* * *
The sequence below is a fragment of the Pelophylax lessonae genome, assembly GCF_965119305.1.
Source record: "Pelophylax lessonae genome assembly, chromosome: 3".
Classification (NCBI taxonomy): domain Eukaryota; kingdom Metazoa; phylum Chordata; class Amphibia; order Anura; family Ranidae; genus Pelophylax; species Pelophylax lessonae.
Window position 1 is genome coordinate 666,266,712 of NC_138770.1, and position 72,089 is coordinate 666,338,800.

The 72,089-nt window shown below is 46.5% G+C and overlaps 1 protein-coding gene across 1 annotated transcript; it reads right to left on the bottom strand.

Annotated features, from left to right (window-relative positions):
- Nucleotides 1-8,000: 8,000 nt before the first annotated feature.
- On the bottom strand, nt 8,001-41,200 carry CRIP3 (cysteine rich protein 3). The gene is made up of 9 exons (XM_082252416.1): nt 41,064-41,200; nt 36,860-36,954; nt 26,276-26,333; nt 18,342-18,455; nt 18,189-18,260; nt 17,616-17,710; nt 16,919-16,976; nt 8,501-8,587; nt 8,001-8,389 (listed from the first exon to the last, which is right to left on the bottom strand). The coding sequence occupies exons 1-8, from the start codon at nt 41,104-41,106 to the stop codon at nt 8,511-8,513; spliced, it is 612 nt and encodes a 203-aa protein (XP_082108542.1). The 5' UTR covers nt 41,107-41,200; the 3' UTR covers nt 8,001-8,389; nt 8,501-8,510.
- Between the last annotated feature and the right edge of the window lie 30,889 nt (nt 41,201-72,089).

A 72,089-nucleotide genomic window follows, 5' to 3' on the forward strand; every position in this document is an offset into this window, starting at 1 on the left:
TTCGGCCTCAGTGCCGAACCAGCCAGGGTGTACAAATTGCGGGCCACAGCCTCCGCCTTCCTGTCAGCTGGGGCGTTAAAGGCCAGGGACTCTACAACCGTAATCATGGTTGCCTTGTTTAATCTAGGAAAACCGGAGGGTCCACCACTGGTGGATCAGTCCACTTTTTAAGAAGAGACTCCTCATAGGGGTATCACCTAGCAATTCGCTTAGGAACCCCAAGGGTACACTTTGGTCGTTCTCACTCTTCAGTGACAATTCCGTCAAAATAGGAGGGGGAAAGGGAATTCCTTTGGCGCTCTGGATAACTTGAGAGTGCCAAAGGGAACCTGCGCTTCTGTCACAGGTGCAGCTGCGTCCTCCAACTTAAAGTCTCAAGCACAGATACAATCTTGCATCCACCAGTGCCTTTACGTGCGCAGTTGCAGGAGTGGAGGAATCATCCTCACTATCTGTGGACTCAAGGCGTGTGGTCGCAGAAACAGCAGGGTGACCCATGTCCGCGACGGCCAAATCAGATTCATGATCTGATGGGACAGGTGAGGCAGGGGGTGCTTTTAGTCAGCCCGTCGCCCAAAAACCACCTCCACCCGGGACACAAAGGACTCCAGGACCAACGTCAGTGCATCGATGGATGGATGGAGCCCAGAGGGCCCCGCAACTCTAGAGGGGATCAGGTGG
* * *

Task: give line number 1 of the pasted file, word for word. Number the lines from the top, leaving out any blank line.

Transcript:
The sequence below is a fragment of the Pelophylax lessonae genome, assembly GCF_965119305.1.